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Article
Does an Animal–Visitor Interactive Experience Drive Conservation Action?
J. Zool. Bot. Gard. 2021, 2(3), 473-486; https://doi.org/10.3390/jzbg2030034 - 07 Sep 2021
Viewed by 2316
Abstract
Inspiring visitors to engage in conservation-related behaviour following a zoo visit is a primary objective for most zoos. Animal–visitor interactive (AVI) experiences are often central to this goal. Yet, these interactive experiences are insufficiently evaluated from both the visitors’ and captive animals’ perspectives. [...] Read more.
Inspiring visitors to engage in conservation-related behaviour following a zoo visit is a primary objective for most zoos. Animal–visitor interactive (AVI) experiences are often central to this goal. Yet, these interactive experiences are insufficiently evaluated from both the visitors’ and captive animals’ perspectives. The current study took place at Fota Wildlife Park and involved the construction of an environmental enrichment device during an interactive visitor experience with Sumatran tigers (Panthera tigris sumatrae). It aimed to simultaneously encourage pro-conservation behaviour in visitors and promote animal welfare. Visitors (n = 51) completed a survey, observed the tigers’ behaviour and made a pledge to help tigers in the wild after completion of the AVI. Tiger behaviour was simultaneously observed by a trained researcher using occurrence or non-occurrence sampling, which found no indication that tiger welfare was compromised during the activity and was likely enhanced by engaging with the enrichment. Additionally, visitors observed a range of tigers’ behaviours. The results indicated that some visitors (8%) had continued with their pledge six weeks after the experience, and most visitors exhibited a high level of knowledge and a positive attitude towards tigers. The use of enrichment during AVIs may be a positive link between the visitor experience and animal welfare. These results can be used to guide AVIs in zoos which aim to connect people with nature and drive pro-conservation behaviour in visitors. Full article
(This article belongs to the Special Issue Zoos as a Tool for Re-Connecting People with Nature)
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Article
Diagnostic Species Diversity Pattern Can Provide Key Information on Vegetation Change: An Insight into High Mountain Habitats in Central Apennines
J. Zool. Bot. Gard. 2021, 2(3), 453-472; https://doi.org/10.3390/jzbg2030033 - 03 Sep 2021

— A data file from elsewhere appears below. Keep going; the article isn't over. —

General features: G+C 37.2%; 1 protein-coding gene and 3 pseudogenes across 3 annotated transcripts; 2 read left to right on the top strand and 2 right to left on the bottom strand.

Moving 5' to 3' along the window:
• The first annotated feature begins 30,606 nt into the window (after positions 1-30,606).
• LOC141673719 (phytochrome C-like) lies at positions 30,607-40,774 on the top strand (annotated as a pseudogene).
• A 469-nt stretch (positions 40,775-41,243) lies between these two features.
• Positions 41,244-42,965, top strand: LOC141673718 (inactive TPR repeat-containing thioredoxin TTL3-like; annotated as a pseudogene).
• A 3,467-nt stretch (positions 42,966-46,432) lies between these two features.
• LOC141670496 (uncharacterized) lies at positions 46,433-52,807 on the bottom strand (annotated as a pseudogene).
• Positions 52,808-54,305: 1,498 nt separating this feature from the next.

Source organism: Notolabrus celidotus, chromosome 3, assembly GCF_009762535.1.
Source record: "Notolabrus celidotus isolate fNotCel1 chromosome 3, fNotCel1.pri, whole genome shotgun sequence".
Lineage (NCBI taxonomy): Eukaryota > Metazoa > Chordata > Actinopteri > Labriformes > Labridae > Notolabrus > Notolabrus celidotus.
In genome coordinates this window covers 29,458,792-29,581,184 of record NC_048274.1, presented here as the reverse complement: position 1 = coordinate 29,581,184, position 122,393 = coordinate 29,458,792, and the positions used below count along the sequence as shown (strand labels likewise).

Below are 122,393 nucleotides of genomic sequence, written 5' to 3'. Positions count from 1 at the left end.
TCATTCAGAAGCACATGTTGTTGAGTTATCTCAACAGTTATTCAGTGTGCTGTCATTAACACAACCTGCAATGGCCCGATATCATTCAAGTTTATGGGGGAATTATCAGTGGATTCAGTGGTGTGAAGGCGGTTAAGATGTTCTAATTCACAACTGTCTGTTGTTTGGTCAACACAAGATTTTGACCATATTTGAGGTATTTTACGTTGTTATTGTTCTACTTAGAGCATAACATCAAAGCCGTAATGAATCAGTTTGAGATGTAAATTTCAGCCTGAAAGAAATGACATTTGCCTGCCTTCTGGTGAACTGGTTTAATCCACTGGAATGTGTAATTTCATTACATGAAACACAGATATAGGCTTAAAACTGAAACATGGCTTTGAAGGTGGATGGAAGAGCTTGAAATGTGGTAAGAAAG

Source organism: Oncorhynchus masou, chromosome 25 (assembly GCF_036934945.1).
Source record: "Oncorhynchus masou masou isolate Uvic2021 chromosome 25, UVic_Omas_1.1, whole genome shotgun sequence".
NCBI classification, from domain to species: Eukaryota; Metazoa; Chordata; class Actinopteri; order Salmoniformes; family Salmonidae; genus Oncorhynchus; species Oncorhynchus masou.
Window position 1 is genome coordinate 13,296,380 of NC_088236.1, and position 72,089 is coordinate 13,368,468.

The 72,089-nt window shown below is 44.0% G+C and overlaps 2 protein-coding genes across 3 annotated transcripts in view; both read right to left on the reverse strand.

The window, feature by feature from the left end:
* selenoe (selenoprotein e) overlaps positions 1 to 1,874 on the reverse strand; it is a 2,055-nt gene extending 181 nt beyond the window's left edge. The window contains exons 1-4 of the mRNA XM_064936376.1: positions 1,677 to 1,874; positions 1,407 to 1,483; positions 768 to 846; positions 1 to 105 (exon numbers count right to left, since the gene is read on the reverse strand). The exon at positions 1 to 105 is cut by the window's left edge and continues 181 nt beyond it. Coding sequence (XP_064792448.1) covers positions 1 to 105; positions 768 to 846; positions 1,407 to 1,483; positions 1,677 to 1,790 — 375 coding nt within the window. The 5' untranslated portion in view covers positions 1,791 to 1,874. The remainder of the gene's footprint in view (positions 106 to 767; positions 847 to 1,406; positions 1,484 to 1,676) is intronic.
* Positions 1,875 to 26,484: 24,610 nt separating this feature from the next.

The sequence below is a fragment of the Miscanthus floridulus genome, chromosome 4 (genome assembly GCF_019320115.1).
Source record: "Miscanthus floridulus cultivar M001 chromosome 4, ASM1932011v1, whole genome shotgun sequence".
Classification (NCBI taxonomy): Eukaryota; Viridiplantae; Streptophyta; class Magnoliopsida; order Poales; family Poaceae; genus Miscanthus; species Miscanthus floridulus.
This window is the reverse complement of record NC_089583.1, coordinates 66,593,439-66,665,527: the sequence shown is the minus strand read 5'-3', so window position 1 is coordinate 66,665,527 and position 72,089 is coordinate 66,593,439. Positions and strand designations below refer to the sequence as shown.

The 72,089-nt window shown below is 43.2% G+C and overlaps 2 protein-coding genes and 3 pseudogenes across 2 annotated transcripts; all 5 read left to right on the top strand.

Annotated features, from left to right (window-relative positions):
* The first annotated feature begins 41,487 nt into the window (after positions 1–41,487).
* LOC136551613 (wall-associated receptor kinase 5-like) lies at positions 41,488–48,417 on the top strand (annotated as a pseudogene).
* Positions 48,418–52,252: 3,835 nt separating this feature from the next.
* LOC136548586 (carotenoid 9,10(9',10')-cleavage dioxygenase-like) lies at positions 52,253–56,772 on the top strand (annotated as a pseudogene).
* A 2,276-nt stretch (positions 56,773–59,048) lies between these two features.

Cited by 1 | Viewed by 1180
Abstract
High mountain ecosystems are hotspots of biodiversity that are highly vulnerable to climate warming and land use change. In Europe, high mountain habitats are included in the EC Directive 92/43/EEC (Habitats Directive) and the identification of practices facilitating effective monitoring is crucial for [...] Read more.
High mountain ecosystems are hotspots of biodiversity that are highly vulnerable to climate warming and land use change. In Europe, high mountain habitats are included in the EC Directive 92/43/EEC (Habitats Directive) and the identification of practices facilitating effective monitoring is crucial for meeting HD goals. We analyzed the temporal changes in species composition and diversity on high mountain EU habitats and explored if the subgroup of diagnostic species was able to summarize the comprehensive information on plant community variations. We performed a re-visitation study, using a set of 30 georeferenced historical plots newly collected after 20 years on two EU habitats (Galium magellense community growing on screes (8120 EU) and Trifolium thalii community of snowbeds (6170 EU)) in the Maiella National Park (MNP), which is one of the most threatened Mediterranean mountains in Europe. The presence of several endangered species and the availability of a botanical garden, a seed bank, and a nursery, make the MNP an excellent training ground to explore in situ and ex situ conservation strategies. We compared overall and diagnostic species richness patterns over time by rarefaction curves and described the singular aspects of species diversity (e.g., richness, Shannon index, Simpson index, and Berger–Parker index), by Rènyi’s diversity profiles. Diversity values consistently varied over time and across EU habitat types, with increasing values on scree communities and decreasing values on snowbeds. These changes could be associated with both land use change, through the increase of grazing pressure of Apennine chamois (Rupicapra pyrenaica ornata), which determined a rise of nitrophilous species in the scree community, and an increase of grasses at the expense of forbs in snowbeds, and to climate change, which promoted a general expansion of thermophilous species. Despite the two opposite, ongoing processes on the two plant communities studied, our results evidenced that diagnostic species and overall species followed the same trend of variation, demonstrating the potential of diagnostics for EU habitat monitoring. Our observations suggested that the re-visitation of historical plots and the implementation of frequent monitoring campaigns on diagnostic species can provide important data on species abundance and distribution patterns in these vulnerable ecosystems, supporting optimized in situ and ex situ conservation actions. Full article